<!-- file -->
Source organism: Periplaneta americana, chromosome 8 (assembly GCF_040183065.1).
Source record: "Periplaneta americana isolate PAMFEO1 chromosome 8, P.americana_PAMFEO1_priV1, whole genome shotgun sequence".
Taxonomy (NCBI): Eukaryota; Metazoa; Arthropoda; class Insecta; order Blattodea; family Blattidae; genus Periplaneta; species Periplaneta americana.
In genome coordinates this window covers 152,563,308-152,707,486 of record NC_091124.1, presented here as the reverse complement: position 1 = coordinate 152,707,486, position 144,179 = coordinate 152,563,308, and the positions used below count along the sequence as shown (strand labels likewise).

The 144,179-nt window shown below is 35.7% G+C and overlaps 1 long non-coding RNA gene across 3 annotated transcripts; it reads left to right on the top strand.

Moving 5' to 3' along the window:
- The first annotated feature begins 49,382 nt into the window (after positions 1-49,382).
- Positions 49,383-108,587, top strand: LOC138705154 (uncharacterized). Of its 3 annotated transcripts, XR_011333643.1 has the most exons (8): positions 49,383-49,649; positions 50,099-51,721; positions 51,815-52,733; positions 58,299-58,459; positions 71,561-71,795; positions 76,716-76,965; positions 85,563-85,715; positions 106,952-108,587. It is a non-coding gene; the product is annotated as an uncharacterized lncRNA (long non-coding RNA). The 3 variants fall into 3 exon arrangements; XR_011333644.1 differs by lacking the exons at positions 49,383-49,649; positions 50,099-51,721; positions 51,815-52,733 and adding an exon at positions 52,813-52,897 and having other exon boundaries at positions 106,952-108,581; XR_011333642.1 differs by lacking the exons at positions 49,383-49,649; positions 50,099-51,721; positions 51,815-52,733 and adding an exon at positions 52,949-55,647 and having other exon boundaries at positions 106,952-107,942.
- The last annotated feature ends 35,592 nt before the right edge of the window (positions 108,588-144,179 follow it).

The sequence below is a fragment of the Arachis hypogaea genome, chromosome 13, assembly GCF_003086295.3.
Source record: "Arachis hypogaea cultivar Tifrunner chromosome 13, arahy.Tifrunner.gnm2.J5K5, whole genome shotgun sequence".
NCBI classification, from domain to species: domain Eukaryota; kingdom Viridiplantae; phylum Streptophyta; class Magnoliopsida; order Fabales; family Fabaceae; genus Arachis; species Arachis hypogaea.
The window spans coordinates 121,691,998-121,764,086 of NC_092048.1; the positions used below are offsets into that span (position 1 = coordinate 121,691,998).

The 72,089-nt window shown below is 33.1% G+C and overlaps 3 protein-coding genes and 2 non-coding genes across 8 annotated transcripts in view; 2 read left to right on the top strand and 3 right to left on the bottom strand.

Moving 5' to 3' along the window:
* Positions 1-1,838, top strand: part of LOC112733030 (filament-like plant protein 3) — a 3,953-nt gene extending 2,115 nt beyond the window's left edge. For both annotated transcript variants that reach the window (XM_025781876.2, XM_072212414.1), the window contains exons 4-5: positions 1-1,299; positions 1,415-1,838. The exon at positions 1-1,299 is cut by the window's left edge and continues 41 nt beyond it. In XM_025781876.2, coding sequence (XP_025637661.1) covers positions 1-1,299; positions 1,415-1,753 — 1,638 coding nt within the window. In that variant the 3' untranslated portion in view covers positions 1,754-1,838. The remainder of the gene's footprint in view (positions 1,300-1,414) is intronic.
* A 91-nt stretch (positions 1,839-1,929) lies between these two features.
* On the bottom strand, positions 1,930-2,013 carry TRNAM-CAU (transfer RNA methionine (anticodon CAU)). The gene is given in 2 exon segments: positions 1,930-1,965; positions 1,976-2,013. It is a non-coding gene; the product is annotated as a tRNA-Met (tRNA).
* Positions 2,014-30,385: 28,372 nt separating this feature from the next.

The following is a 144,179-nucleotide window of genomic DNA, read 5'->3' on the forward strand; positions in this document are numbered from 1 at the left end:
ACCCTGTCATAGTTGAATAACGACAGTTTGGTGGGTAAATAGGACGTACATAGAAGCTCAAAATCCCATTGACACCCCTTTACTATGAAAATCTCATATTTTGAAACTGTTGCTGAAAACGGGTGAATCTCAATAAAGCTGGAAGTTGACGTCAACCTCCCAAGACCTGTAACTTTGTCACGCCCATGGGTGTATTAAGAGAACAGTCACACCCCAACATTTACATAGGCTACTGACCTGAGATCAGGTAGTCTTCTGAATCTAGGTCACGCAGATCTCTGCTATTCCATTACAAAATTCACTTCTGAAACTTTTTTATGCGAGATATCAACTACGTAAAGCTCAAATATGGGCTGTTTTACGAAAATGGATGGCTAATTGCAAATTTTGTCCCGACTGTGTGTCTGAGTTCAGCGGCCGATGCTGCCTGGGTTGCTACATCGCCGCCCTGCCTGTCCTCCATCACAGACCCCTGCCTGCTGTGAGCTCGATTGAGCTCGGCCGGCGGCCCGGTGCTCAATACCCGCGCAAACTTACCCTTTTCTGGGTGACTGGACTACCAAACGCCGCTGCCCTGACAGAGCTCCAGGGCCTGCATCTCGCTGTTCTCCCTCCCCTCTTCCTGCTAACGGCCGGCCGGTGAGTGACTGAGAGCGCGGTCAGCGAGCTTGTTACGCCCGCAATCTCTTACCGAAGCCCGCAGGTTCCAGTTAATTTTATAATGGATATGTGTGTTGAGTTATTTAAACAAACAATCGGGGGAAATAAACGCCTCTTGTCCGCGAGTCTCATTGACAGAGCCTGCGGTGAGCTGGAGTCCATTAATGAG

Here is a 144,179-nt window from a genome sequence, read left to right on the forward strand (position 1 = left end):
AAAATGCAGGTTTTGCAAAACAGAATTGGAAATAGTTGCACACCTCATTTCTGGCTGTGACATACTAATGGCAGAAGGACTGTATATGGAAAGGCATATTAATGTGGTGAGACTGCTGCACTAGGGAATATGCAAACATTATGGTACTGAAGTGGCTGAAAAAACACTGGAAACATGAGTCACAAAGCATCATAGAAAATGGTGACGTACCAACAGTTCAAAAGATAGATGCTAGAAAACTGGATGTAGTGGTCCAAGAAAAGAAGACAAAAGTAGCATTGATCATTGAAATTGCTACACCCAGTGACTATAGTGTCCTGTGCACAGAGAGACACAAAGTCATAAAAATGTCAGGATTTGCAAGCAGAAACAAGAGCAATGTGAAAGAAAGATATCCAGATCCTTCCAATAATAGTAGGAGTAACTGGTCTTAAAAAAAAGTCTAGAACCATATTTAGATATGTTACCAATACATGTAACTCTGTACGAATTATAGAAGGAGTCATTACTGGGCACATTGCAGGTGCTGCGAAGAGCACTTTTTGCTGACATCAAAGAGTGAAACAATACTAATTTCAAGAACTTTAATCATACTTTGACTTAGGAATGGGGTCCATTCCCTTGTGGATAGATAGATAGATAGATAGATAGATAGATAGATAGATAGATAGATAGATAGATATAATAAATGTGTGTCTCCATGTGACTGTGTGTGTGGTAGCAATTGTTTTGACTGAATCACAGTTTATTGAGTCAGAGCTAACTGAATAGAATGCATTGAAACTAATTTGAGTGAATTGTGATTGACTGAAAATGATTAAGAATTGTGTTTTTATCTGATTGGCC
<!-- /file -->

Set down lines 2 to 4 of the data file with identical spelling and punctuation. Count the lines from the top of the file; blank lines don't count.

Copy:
Source record: "Periplaneta americana isolate PAMFEO1 chromosome 8, P.americana_PAMFEO1_priV1, whole genome shotgun sequence".
Taxonomy (NCBI): Eukaryota; Metazoa; Arthropoda; class Insecta; order Blattodea; family Blattidae; genus Periplaneta; species Periplaneta americana.
In genome coordinates this window covers 152,563,308-152,707,486 of record NC_091124.1, presented here as the reverse complement: position 1 = coordinate 152,707,486, position 144,179 = coordinate 152,563,308, and the positions used below count along the sequence as shown (strand labels likewise).